Nike Schroeder works with thread. She painstakingly embroiders images onto different colored canvases, recreating the impromptu photos she takes of her friends at parties. In one sense, they're portraits of the people whose likenesses she captures with her needle. In another, they have very little to do with the individuals whose presence originally inspired the photographs. They're a copy of a copy of a person, with most of the detail left behind in favor of textured shapes.
One could read Schroeder's work as a commentary on the endless process of self-replication our culture has now become. We don't just experience events anymore. We document them as they occur, making sure never to witness anything important without also recording it through the lens we carry constantly in our cell phone. Every single major occurrence inspires a hundred, a thousand different accounts, all published in real time as events unfold. We live now through instantaneous duplication, through copies of copies of copies.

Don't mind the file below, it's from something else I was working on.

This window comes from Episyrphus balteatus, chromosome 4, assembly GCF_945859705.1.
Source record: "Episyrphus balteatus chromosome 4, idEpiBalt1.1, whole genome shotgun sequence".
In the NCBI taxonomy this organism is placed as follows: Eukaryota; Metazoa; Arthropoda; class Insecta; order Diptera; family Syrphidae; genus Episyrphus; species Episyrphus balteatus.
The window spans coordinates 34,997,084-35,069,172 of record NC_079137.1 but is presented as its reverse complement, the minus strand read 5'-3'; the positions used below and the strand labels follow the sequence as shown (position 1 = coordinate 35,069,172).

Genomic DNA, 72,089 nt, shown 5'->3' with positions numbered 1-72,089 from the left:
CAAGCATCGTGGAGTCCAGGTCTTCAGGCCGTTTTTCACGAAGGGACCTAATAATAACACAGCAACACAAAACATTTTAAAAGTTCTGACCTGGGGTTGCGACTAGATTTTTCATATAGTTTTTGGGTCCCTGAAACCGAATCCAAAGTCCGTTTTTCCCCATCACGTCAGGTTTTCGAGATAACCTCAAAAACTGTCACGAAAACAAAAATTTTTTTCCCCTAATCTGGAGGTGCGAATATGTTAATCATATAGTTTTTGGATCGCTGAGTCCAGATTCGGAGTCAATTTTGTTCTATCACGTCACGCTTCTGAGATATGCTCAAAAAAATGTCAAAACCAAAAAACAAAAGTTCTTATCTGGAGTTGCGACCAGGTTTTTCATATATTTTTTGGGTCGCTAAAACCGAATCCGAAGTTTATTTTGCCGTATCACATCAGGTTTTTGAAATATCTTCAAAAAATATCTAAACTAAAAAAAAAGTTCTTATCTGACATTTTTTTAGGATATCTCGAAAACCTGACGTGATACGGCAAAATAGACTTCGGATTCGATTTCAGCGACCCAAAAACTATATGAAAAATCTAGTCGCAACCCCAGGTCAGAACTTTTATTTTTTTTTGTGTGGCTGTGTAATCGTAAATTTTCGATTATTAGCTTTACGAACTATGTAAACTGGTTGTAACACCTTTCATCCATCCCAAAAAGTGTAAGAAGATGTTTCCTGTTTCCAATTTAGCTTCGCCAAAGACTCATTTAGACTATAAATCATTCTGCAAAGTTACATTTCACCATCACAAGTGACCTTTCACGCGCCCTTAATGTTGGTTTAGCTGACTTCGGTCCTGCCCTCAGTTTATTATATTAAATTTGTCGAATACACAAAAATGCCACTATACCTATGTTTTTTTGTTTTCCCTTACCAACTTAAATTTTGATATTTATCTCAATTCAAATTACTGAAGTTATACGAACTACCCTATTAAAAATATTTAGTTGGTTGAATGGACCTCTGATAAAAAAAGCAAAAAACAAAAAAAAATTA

But Schroeder's canvases aren't instant copies. They're lovingly, painstakingly replicated with real craft and effort. They trace the edges of a moment without giving away the whole thing, allowing the bulk of the original image to remain implied. In a way, they're immensely private works, hinting at the memories of parties we'll never get to attend, giving us glimpses at friendships with people we'll never know.
Maybe they're not for us. Maybe that's the point; we all can glance at the edges of each other's lives through our incessant self-publication, but the core experience remains hidden deep within personal memory as something that can't be broadcasted. The tangibility of the medium--the ragged threads wafting down the canvas, loose, exposed, unfinished--hints at the intangibility of the moments contained within. We can see and touch the needlework, but the image it silhouettes eludes us.
Despite the frustration inherent with trying to get at a moment that's sealed off to us, there's a warmth inherent in Schroeder's work. Maybe it's the echo of needlepoint kitsch, or maybe the artist's fondness for these reconstructed memories really does seep through. Either way, it makes her pieces lovely just to look at.